When all you read is gloom, turn here for a much different perspective.

Tuesday, November 30, 2010

Chicago PMI Up, Consumer Confidence Jumps, Retail Spikes

On Tuesday, Chicago manufacturing reports and Consumer Confidence led the good news of the day.

Chicagoland continues to report accelerating month-to-month growth in their manufacturing sector. New orders rose in November vs October to extend what is now extremely strong order growth trending. Production is now cranking and like other regions is raising the demand for manufacturing employment which was reported strong in November as well as October. The healthy production is also holding down and unfilled orders, which now reflect a contracting rate.

The Chicago report covers both non-manufacturing and manufacturing and indicates that we will continue to see strength in the nationwide purchasing reports for November also to be released this week.

Consumer confidence improved in November at a rate better than any economist had projected this month. The Conference Board's reading jumped more than four points to 54.1 fueled by gains in their "expectations component." That measurement points to overall improvement in future months.

Retail sales also moved higher in the November 27 week according to ICSC-Goldman's index released on Tuesday. The improvement now registers a year-on-year rate of plus 3.5 percent. For November as a whole, ICSC-Goldman has measured a three to four percent year-year gain.

Redbook reported a spike higher in same-store retail sales during the week just past. Its reading at a plus 4.9 percent on-year rate is now the strongest retail growth rate of the whole recovery.

All of these reports underscore a solid recovery that is on track and jobs growth (particularly in manufacturing) that continues to increase.

Monday, November 29, 2010

A Small Price to Pay: $25B And Falling

The Troubled Asset Relief Program will cost taxpayers far less than initially feared, with the new price tag estimate now just in at $25 billion. That according to the Congressional Budget Office report released on Monday.

The nonpartisan group underscored that, "it was not apparent when the TARP was created two years ago that the costs would be this low. Because the financial system stabilized and then improved, the amount of funds used by the TARP was well below the $700 billion initially authorized and the outcomes of most transactions made through the TARP were favorable for the federal government."

The once much debated program, now has fewer and fewer skeptics. And it seems each month brings better news from the CBO. In August, the CBO report predicted a cost of $66B. Just last month the the Treasury Department estimated that TARP cost could end up being as little as $29 billion. Monday's report bested even that. At the $25B estimate, the program will cost less than half of what it took to clean up the massive savings and loan crisis of the 1980s.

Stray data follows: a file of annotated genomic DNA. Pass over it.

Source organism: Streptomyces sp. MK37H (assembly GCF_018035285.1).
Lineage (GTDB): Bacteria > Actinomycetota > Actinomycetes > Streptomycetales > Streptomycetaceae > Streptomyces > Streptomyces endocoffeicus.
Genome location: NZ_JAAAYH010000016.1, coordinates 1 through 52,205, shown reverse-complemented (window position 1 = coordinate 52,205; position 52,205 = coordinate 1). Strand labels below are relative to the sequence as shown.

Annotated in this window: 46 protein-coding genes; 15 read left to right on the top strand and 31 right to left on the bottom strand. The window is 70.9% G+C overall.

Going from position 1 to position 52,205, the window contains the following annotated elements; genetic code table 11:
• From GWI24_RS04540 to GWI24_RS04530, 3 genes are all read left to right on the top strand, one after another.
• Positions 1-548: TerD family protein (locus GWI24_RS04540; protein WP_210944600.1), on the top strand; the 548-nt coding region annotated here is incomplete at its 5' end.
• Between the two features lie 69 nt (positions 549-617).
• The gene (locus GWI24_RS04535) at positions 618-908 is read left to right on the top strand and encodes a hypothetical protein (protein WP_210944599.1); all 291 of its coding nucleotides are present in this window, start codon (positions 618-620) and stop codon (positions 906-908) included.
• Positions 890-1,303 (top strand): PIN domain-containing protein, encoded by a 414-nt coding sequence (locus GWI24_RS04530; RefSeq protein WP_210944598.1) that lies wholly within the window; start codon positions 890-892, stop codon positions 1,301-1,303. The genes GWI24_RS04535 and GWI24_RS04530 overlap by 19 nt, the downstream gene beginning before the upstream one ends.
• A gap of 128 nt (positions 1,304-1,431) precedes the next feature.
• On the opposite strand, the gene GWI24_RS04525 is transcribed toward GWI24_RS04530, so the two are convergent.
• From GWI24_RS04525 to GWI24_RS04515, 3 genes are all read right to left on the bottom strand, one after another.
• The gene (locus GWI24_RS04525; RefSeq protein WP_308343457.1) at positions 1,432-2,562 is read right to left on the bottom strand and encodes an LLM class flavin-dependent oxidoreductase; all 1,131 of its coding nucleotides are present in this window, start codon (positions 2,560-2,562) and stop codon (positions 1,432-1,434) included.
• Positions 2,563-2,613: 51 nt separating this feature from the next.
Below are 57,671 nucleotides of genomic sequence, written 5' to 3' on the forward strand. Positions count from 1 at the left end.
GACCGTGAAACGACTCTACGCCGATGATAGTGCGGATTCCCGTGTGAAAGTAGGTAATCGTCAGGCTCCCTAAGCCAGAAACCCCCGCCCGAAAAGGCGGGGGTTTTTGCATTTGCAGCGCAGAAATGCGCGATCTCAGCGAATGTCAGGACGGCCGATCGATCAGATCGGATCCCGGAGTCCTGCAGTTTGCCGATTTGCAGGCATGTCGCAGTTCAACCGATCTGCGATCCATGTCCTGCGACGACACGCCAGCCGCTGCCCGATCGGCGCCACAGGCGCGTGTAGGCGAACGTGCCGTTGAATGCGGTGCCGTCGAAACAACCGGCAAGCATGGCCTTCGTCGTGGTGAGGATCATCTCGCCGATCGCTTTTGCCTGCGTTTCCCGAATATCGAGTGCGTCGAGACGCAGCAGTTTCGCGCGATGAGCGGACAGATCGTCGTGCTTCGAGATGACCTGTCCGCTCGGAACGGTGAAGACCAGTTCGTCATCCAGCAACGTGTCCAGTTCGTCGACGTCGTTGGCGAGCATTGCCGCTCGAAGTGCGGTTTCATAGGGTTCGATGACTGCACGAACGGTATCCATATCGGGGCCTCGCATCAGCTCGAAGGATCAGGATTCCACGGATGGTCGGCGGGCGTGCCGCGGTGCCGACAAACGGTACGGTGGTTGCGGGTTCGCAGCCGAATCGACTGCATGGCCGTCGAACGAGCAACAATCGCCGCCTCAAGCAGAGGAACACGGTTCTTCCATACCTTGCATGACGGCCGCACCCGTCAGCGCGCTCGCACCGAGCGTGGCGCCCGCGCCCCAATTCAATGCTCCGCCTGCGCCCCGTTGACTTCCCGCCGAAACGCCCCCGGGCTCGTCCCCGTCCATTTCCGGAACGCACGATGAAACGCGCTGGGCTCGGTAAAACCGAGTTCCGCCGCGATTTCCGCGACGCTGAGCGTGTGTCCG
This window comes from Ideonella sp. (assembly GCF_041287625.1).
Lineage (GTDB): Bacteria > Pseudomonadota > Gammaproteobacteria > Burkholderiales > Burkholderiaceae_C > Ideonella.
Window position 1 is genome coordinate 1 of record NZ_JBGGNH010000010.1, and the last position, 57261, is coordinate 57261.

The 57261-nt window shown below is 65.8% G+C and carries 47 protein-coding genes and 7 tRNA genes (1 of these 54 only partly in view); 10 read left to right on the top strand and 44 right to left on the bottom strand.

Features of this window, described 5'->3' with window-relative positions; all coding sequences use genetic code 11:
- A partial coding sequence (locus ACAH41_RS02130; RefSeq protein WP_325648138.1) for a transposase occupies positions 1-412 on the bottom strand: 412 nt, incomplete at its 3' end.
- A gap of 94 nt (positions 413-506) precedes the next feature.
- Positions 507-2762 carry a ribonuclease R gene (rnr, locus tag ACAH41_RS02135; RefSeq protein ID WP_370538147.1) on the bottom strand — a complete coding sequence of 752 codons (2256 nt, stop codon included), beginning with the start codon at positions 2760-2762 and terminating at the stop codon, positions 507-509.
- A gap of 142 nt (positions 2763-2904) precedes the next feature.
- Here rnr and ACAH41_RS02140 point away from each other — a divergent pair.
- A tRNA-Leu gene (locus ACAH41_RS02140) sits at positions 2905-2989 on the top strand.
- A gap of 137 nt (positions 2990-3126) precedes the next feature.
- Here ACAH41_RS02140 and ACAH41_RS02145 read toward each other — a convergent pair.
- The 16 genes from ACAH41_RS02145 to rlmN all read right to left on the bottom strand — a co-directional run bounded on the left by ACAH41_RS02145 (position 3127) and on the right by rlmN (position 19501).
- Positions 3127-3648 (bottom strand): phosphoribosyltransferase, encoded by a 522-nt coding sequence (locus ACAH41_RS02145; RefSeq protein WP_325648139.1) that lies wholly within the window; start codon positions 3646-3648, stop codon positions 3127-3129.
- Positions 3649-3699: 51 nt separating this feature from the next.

The program which provided the equivalent of U.S. taxpayer loans to automakers, big banks, and bad loan brokers has ended up costing far less than expected because of a number of reasons. Most banks that received bailout funds repaid their TARP money sooner than even the most optimistic forecasters had projected 18 months ago. In addition, participation in a program designed to aid struggling homeowners with their mortgages has turned out to be much lower than forecast.

Indeed we now are seeing objective measures that point to 2008 gloom and doom claims that were massively overblown and our report that "TARP is Working" in early 2009, was right on.

Sunday, November 28, 2010

Markets Likely to Applaud Irish Bailout Terms

On Monday, markets will likely applaud the 85 billion euro bail-out of the Irish economy from the International Monetary Fund and European Union financing.

Over the weekend, the rescue package was approved at a meeting of European Union finance ministers in Brussels.

The overall financing includes up to 35 billion euro to support the Irish banking system - 10 billion euro of which will likely be needed immediately.

The Irish government applied for the loan last Sunday when it conceded the bank crisis was too big for the country to handle on its own.

IMF managers and directors say the Irish authorities propose "a clear and realistic package of policies to restore Ireland's banking system to health." The program and funding will put its public finances on a sound footing, "and bring Ireland's economy back on track."

Saturday, November 20, 2010

The Real Stock Market Chart for 2009, 2010 (and 2011?)

You may remember our famous chart that predicted the bottom for the bear market of 2007, 2008 and 2009 and then predicted the ensuing bull market to follow.